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What do mosquitoes, freshwater snails and ticks have in common? All three are vectors – critters that transmit deadly diseases like malaria and dengue fever – and therefore major villains in this year’s vector-borne disease themed World Health Day, the April 7th World Health Organization observance that raises awareness of serious global health problems.

Three facts to think about over the weekend:

  • More than 1 billion people are infected and more than 1 million die from vector-borne diseases every year.
  • Vector-borne diseases account for more than 17 percent of all infectious diseases.
  • Malaria causes more than 600 000 deaths every year globally, most of them children under 5 years old.

Many of these diseases are preventable, primarily by improving access to clean water and sanitation. Jolkona’s partner MADRE works in Kenya to provide sources of clean water in rural, indigenous communities. This project builds communal collection points in villages in schools, and trains local people in hygiene, health, and water system maintenance.

Along with preventing and treating vector-borne diseases, our health partners also work hard to improve access to prenatal care, lifesaving surgeries and prosthetics. You can make a difference, too, by supporting any of these projects:

You can observe World Health Day on Monday by learning more about vector-borne diseases and contributing to a global health project — even with just $10. As we say here at Jolkona: every drop counts.

Photo Credit: WHO/S. Hollyman

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The end of August means many things: that summer will give way to cozy sweater weather and the first orange leaves, that pumpkin spice lattes will soon be available at coffee shops around the country.  Here at Jolkona, the end of August means that our second month of Give Together is coming to a close, and it is you last chance to give to Global Health before we feature three new projects!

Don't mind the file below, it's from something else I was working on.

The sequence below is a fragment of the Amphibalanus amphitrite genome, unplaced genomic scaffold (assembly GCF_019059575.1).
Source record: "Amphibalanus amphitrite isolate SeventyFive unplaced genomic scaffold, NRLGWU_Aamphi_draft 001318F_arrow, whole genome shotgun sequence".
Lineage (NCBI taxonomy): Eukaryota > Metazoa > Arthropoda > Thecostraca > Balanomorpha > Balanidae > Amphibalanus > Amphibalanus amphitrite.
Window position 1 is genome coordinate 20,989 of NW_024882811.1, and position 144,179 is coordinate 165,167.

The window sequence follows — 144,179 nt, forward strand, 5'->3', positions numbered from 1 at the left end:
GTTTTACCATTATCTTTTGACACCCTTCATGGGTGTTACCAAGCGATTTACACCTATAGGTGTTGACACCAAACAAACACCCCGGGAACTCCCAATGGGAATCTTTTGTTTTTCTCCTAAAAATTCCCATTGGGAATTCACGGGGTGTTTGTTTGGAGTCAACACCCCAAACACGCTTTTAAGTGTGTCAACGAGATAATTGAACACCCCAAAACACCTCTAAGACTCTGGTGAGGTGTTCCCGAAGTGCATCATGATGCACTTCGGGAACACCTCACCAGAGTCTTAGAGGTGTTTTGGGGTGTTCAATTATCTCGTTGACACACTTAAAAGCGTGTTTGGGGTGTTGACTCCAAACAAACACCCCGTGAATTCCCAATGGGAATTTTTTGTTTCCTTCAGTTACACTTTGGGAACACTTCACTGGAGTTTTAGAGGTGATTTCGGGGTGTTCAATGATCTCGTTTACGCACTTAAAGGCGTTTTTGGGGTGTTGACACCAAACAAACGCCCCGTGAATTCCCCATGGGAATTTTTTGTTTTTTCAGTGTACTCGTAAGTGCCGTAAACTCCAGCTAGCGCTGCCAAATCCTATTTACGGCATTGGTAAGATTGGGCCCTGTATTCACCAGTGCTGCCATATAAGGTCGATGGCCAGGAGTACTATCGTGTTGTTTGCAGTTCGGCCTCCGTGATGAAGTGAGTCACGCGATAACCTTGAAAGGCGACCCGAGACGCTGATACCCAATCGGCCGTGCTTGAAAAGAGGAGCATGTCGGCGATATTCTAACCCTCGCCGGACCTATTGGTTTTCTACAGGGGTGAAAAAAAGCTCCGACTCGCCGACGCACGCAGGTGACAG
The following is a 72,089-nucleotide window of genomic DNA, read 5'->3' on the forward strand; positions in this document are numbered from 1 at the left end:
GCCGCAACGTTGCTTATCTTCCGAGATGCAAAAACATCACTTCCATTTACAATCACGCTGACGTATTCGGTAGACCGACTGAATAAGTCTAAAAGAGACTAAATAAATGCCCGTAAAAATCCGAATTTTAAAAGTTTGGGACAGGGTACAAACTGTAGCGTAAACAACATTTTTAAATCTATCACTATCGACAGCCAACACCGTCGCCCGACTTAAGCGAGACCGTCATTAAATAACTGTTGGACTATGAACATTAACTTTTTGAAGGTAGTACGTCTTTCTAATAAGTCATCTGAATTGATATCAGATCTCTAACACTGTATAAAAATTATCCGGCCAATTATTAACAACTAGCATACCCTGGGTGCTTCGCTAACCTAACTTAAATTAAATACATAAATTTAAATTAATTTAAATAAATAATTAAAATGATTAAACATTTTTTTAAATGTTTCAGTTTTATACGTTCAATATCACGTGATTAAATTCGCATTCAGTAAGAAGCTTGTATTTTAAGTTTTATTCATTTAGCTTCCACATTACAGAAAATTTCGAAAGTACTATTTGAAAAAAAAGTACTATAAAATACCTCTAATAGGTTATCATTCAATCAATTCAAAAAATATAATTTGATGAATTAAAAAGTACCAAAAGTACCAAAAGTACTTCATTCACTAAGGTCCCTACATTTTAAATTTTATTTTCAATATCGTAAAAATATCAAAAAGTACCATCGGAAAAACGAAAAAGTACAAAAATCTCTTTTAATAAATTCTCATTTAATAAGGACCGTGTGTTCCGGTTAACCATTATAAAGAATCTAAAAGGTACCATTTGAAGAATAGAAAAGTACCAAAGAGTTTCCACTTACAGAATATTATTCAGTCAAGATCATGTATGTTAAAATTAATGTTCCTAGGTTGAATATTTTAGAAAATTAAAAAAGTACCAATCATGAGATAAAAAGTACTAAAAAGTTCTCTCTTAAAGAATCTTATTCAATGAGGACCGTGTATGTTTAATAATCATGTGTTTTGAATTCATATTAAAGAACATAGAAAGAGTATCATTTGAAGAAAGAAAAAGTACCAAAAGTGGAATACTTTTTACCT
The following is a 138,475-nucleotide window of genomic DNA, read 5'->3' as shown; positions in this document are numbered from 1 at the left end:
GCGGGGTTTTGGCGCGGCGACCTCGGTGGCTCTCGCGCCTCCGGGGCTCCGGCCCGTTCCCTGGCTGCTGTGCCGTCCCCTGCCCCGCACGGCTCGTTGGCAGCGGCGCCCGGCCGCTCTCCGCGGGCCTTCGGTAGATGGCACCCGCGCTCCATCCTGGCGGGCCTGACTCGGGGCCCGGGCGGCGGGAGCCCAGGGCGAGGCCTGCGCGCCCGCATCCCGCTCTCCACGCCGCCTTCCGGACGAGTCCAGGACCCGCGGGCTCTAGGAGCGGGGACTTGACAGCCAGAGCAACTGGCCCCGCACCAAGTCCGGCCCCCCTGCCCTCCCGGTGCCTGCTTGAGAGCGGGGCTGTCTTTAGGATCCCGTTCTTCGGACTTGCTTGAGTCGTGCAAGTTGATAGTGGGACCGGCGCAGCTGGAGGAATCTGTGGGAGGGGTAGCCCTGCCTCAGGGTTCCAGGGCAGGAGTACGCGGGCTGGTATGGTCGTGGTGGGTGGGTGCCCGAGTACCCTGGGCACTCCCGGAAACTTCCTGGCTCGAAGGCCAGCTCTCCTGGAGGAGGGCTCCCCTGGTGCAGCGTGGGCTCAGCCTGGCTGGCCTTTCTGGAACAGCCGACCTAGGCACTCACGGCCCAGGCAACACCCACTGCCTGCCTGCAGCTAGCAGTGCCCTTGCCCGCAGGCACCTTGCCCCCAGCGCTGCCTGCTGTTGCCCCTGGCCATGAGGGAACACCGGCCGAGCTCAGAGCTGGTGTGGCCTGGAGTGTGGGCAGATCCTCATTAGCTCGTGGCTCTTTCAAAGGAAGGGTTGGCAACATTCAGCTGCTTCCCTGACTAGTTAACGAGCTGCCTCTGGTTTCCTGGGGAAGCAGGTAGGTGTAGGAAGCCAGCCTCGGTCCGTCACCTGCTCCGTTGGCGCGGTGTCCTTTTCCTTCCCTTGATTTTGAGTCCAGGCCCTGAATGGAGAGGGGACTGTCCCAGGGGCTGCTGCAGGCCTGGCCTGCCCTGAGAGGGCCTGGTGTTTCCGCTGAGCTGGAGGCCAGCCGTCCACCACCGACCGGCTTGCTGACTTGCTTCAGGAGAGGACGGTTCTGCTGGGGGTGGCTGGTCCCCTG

Thanks to your generous donations, we were able to increase our Global Health project goals twice, raising $640 in monthly donations through our Give Together community so far. Whether you vote for mother/child health care in India, prosthetics and amputee rehabilitation in Haiti, or cleft palate surgery in Bolivia, you are part of a global movement to save lives.

Online access to philanthropic causes has truly revolutionized microgiving and individual donor impact. Check out eBay‘s infographic, 16 Ways the Internet Has Proved it Has a Heart, demonstrating the various times in the last few years where online communities have pulled together to make an incredible impact. From raising thousands for Doctors without Borders, to raising more than $1 million to bring clean water to parts of Africa, to even helping to fund cryogenic freezing as a terminal cancer patient’s last wish, the ability of online communities to mobilize funds for issues like Global Health is unprecedented.

sample - viral giving

At Jolkona our unique Give Together community makes giving even easier, and is tapping the potential of viral giving.

Next month, Give Together September will continue this trend of online philanthropy with an Animals theme, featuring projects from the Snow Leopard Trust, Reading With Rover, and Seattle’s Woodland Park Zoo. Check back on this blog for more information about these projects over the next few weeks.

Use these last few days of August to Give Together for Global Health. And, as you snuggle up against the coming fall chill with your favorite pet and your obligatory pumpkin spice latte, prepare to Give Together for Animals.

You can keep up with everything Jolkona by following us on FacebookTwitterPinterest and Instagram.

Our third partner in August’s Give Together campaign for global health is BRAC Haiti, an organization fighting chronic poverty by providing prosthetics, orthotic  and other comprehensive support programs to rehabilitate physically disabled Haitians. In the organization’s own words, here’s more information about this month’s project:

What’s the inspiration behind your organization?

BRAC is a development organization dedicated to alleviating poverty by empowering the poor to bring about change in their own lives. We started in Bangladesh in 1972, and over the course of our evolution, have established ourselves as a pioneer in operating innovative antipoverty interventions at scale. BRAC organizes the poor using the communities’ own human and material resources to catalyze lasting change and create an ecosystem in which the poor have the chance to seize control of their own lives. BRAC has developed support services that are geared toward inclusion in the areas of human rights, legal aid, education, social and economic empowerment, finance and enterprise development, agriculture, environmental sustainability, disaster preparedness and of course, health care.

Renade below the knee prosthetic

What’s the story behind your project?